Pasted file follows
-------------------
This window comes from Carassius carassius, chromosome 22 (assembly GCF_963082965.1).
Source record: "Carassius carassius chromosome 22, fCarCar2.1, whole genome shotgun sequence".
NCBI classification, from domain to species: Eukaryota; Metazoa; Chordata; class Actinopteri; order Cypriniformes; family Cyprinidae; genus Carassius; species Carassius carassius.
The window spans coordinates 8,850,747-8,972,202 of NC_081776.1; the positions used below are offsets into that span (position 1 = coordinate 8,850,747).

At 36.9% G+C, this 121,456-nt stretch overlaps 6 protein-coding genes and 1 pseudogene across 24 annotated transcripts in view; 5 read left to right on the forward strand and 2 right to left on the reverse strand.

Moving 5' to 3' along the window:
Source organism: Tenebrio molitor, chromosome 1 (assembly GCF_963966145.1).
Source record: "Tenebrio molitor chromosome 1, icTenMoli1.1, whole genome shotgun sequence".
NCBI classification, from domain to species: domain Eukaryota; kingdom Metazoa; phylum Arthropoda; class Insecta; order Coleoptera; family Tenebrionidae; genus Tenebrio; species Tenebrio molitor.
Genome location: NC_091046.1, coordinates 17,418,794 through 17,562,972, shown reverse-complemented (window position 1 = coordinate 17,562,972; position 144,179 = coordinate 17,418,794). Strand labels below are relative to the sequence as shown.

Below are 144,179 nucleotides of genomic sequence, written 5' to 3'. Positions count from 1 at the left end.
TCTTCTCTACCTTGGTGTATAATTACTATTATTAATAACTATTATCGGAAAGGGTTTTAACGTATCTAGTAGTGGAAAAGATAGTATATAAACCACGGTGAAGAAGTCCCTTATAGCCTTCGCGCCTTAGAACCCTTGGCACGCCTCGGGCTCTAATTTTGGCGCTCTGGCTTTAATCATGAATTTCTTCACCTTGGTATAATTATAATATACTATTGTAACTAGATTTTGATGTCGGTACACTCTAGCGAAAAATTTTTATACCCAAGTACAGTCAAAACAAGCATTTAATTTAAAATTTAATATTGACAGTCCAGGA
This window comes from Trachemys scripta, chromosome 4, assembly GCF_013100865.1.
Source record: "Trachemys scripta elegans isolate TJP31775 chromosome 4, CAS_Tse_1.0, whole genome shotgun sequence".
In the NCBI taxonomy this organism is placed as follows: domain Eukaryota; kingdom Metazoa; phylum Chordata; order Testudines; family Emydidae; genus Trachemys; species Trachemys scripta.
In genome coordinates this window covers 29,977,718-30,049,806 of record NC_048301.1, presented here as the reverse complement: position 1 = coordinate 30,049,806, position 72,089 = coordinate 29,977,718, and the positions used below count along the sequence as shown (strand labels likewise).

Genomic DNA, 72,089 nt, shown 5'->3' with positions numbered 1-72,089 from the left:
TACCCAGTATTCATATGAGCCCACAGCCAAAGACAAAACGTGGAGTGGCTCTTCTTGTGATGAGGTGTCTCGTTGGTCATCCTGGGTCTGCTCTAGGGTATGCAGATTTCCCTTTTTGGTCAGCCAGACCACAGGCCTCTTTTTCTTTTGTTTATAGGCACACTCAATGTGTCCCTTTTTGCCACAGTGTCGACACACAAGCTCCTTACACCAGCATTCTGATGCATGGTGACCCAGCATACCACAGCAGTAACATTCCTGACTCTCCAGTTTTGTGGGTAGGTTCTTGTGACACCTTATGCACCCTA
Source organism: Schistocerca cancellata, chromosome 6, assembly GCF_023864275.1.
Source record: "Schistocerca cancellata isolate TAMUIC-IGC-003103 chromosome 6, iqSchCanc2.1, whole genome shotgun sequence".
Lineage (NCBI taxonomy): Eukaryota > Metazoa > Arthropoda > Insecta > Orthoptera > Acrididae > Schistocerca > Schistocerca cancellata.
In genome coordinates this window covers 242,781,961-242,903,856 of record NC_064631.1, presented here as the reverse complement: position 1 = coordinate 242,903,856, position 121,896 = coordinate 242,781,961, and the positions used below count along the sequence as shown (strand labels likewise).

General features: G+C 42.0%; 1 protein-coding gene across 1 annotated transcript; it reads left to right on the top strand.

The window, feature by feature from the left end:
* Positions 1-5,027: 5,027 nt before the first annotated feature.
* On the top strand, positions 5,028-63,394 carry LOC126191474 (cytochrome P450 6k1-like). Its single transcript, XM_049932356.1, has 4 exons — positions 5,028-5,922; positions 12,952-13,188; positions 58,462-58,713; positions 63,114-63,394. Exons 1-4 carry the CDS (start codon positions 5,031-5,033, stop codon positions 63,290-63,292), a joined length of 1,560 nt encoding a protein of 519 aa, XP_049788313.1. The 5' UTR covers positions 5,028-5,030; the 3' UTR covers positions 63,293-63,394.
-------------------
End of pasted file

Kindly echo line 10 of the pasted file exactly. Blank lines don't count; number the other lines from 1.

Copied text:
Genome location: NC_091046.1, coordinates 17,418,794 through 17,562,972, shown reverse-complemented (window position 1 = coordinate 17,562,972; position 144,179 = coordinate 17,418,794). Strand labels below are relative to the sequence as shown.